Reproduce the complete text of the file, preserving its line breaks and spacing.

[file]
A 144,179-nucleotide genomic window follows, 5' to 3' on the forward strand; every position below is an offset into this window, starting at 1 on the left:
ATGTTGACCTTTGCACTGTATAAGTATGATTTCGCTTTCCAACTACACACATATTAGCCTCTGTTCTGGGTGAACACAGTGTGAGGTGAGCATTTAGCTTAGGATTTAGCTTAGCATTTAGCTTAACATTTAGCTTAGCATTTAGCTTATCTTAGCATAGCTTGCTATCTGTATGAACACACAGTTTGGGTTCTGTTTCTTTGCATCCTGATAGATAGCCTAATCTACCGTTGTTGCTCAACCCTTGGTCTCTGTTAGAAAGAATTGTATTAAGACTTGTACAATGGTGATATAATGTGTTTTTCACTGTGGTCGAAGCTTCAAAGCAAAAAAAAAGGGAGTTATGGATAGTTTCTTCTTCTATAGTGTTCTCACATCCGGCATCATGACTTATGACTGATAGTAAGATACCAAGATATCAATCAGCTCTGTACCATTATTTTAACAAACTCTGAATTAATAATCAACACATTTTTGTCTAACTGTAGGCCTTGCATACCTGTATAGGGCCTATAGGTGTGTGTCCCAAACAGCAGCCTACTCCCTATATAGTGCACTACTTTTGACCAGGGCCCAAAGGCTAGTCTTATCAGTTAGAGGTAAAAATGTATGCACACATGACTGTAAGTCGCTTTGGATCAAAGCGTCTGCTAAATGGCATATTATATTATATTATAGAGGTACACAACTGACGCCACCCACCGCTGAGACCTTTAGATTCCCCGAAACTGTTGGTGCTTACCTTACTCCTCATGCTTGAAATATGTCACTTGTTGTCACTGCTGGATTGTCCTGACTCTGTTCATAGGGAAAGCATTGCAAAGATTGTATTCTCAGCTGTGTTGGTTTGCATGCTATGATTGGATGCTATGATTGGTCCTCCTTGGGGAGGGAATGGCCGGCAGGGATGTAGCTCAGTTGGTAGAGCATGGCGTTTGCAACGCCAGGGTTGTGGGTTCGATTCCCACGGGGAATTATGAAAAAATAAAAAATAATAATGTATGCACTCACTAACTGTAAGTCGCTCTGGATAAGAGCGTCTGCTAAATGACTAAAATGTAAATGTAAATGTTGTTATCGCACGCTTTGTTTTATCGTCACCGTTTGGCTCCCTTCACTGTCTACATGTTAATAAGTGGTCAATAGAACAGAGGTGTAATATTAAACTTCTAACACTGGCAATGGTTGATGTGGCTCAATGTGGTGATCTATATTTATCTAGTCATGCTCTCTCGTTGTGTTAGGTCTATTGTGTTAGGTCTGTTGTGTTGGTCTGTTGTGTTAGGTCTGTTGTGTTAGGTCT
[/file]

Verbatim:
A 144,179-nucleotide genomic window follows, 5' to 3' on the forward strand; every position below is an offset into this window, starting at 1 on the left:
ATGTTGACCTTTGCACTGTATAAGTATGATTTCGCTTTCCAACTACACACATATTAGCCTCTGTTCTGGGTGAACACAGTGTGAGGTGAGCATTTAGCTTAGGATTTAGCTTAGCATTTAGCTTAACATTTAGCTTAGCATTTAGCTTATCTTAGCATAGCTTGCTATCTGTATGAACACACAGTTTGGGTTCTGTTTCTTTGCATCCTGATAGATAGCCTAATCTACCGTTGTTGCTCAACCCTTGGTCTCTGTTAGAAAGAATTGTATTAAGACTTGTACAATGGTGATATAATGTGTTTTTCACTGTGGTCGAAGCTTCAAAGCAAAAAAAAAGGGAGTTATGGATAGTTTCTTCTTCTATAGTGTTCTCACATCCGGCATCATGACTTATGACTGATAGTAAGATACCAAGATATCAATCAGCTCTGTACCATTATTTTAACAAACTCTGAATTAATAATCAACACATTTTTGTCTAACTGTAGGCCTTGCATACCTGTATAGGGCCTATAGGTGTGTGTCCCAAACAGCAGCCTACTCCCTATATAGTGCACTACTTTTGACCAGGGCCCAAAGGCTAGTCTTATCAGTTAGAGGTAAAAATGTATGCACACATGACTGTAAGTCGCTTTGGATCAAAGCGTCTGCTAAATGGCATATTATATTATATTATAGAGGTACACAACTGACGCCACCCACCGCTGAGACCTTTAGATTCCCCGAAACTGTTGGTGCTTACCTTACTCCTCATGCTTGAAATATGTCACTTGTTGTCACTGCTGGATTGTCCTGACTCTGTTCATAGGGAAAGCATTGCAAAGATTGTATTCTCAGCTGTGTTGGTTTGCATGCTATGATTGGATGCTATGATTGGTCCTCCTTGGGGAGGGAATGGCCGGCAGGGATGTAGCTCAGTTGGTAGAGCATGGCGTTTGCAACGCCAGGGTTGTGGGTTCGATTCCCACGGGGAATTATGAAAAAATAAAAAATAATAATGTATGCACTCACTAACTGTAAGTCGCTCTGGATAAGAGCGTCTGCTAAATGACTAAAATGTAAATGTAAATGTTGTTATCGCACGCTTTGTTTTATCGTCACCGTTTGGCTCCCTTCACTGTCTACATGTTAATAAGTGGTCAATAGAACAGAGGTGTAATATTAAACTTCTAACACTGGCAATGGTTGATGTGGCTCAATGTGGTGATCTATATTTATCTAGTCATGCTCTCTCGTTGTGTTAGGTCTATTGTGTTAGGTCTGTTGTGTTGGTCTGTTGTGTTAGGTCTGTTGTGTTAGGTCT